Determining One’s Calling to Pastoral ministry

The call to ministry is both subjective and objective.

One must, of course, have a desire to minister to God’s people in this capacity and Paul says that such a desire is a good thing (1 Tim. 3:1). Gone are the days in which a young John Chrysostom could be placed into such a position against his will. Certainly the providence of God was at work considering how mightily he was used of God in his time and culture but most would agree his experience should be the exception and not the rule.

There must, however, be some objective validation of one’s internal sense calling. In the passage cited above, the desire to serve is followed by a list of qualification, implying that not everyone should serve in this capacity. A person may feel called and have honorable intentions but simply not be gifted or qualified to serve in such a capacity. Those who have served as ministers can usually provide a good assessment of whether or not the candidate is both qualified and capable of serving. Seeking and successfully completing some measure of theological education is also a good indicator since someone in pastoral ministry must be a teacher and to be a teacher one must first (a) be teachable himself as well as (b) be trained to carry out the functions and duties specific to this role. If one cannot persevere in this, one should consider his sense of calling.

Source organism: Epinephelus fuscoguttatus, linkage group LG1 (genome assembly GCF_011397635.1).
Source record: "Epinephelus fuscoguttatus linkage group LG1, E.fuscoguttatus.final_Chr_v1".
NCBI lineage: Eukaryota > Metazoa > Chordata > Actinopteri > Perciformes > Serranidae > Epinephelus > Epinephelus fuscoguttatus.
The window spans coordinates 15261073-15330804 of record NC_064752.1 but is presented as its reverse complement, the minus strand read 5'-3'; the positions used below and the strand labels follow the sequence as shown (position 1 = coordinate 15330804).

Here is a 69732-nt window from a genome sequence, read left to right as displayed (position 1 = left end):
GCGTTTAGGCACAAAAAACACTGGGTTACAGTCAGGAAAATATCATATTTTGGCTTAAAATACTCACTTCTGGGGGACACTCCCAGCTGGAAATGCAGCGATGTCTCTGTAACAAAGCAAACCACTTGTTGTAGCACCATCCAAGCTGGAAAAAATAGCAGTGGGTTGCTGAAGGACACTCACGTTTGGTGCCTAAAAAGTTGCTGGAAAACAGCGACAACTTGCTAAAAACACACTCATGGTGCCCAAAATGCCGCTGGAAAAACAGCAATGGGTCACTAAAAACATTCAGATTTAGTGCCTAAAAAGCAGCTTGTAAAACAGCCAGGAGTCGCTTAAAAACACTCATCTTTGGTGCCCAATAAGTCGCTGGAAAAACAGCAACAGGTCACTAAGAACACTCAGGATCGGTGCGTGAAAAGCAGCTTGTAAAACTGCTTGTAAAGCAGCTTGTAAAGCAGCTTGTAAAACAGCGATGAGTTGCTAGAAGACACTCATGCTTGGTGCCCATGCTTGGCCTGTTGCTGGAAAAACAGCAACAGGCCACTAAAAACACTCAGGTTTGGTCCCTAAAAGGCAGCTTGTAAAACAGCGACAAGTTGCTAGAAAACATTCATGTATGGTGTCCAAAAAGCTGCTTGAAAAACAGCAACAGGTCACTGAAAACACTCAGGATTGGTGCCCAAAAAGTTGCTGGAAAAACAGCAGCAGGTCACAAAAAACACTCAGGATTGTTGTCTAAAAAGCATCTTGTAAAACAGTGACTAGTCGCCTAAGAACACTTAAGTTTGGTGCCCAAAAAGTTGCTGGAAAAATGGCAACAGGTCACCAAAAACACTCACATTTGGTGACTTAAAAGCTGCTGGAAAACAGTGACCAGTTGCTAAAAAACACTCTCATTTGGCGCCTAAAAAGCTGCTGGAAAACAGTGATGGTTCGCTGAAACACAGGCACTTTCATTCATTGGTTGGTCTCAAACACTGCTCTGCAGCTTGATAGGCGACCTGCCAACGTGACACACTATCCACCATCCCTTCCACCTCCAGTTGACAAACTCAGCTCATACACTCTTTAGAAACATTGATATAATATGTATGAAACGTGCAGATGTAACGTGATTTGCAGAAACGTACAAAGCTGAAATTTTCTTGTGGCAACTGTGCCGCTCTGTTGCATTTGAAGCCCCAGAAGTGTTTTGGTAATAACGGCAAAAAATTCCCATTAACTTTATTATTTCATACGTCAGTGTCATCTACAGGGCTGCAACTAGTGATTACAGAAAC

But what if one senses a call but his call is not validated by his church or he is prevented from pursuing the call vocationally? There are other capacities in which to serve and he should make every effort to use his gifts in the service of the church. I have known men who felt a sense of calling but were prevented from pursuing the requisite education or were disqualified due to some other hindrance. Instead of becoming bitter because they did not get their way, they viewed it as God’s providence and sought to study and become good leaders and teachers in their congregations. Some of these men have been very influential in the spiritual lives of their congregations  and are used mightily by God. Who is to say they have not made as much if not more impact on the kingdom than they would have had they been ordained?

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About Michael R. Jones

Pastor and PhD candidate writing on Paul's theology of suffering.
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